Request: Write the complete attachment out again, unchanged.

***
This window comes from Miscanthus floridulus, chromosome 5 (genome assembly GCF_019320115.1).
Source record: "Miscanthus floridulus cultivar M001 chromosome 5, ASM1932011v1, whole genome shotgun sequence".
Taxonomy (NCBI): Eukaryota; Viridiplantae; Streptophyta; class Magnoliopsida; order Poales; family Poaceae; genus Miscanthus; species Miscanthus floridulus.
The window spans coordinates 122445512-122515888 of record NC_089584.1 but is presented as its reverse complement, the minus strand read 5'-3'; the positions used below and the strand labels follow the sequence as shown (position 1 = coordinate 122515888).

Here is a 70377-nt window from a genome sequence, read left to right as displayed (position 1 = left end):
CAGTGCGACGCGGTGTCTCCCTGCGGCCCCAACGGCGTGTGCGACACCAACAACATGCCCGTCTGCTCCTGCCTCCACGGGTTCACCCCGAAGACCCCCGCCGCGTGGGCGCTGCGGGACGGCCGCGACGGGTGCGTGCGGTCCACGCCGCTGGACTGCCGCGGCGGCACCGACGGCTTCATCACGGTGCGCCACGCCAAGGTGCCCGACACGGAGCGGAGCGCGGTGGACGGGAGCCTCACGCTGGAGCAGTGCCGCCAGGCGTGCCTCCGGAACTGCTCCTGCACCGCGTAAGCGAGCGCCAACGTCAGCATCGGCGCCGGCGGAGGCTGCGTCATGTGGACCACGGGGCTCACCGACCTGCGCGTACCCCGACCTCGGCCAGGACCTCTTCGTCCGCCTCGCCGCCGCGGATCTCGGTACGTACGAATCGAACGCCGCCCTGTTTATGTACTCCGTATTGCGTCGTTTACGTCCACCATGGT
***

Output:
This window comes from Miscanthus floridulus, chromosome 5 (genome assembly GCF_019320115.1).
Source record: "Miscanthus floridulus cultivar M001 chromosome 5, ASM1932011v1, whole genome shotgun sequence".
Taxonomy (NCBI): Eukaryota; Viridiplantae; Streptophyta; class Magnoliopsida; order Poales; family Poaceae; genus Miscanthus; species Miscanthus floridulus.
The window spans coordinates 122445512-122515888 of record NC_089584.1 but is presented as its reverse complement, the minus strand read 5'-3'; the positions used below and the strand labels follow the sequence as shown (position 1 = coordinate 122515888).

Here is a 70377-nt window from a genome sequence, read left to right as displayed (position 1 = left end):
CAGTGCGACGCGGTGTCTCCCTGCGGCCCCAACGGCGTGTGCGACACCAACAACATGCCCGTCTGCTCCTGCCTCCACGGGTTCACCCCGAAGACCCCCGCCGCGTGGGCGCTGCGGGACGGCCGCGACGGGTGCGTGCGGTCCACGCCGCTGGACTGCCGCGGCGGCACCGACGGCTTCATCACGGTGCGCCACGCCAAGGTGCCCGACACGGAGCGGAGCGCGGTGGACGGGAGCCTCACGCTGGAGCAGTGCCGCCAGGCGTGCCTCCGGAACTGCTCCTGCACCGCGTAAGCGAGCGCCAACGTCAGCATCGGCGCCGGCGGAGGCTGCGTCATGTGGACCACGGGGCTCACCGACCTGCGCGTACCCCGACCTCGGCCAGGACCTCTTCGTCCGCCTCGCCGCCGCGGATCTCGGTACGTACGAATCGAACGCCGCCCTGTTTATGTACTCCGTATTGCGTCGTTTACGTCCACCATGGT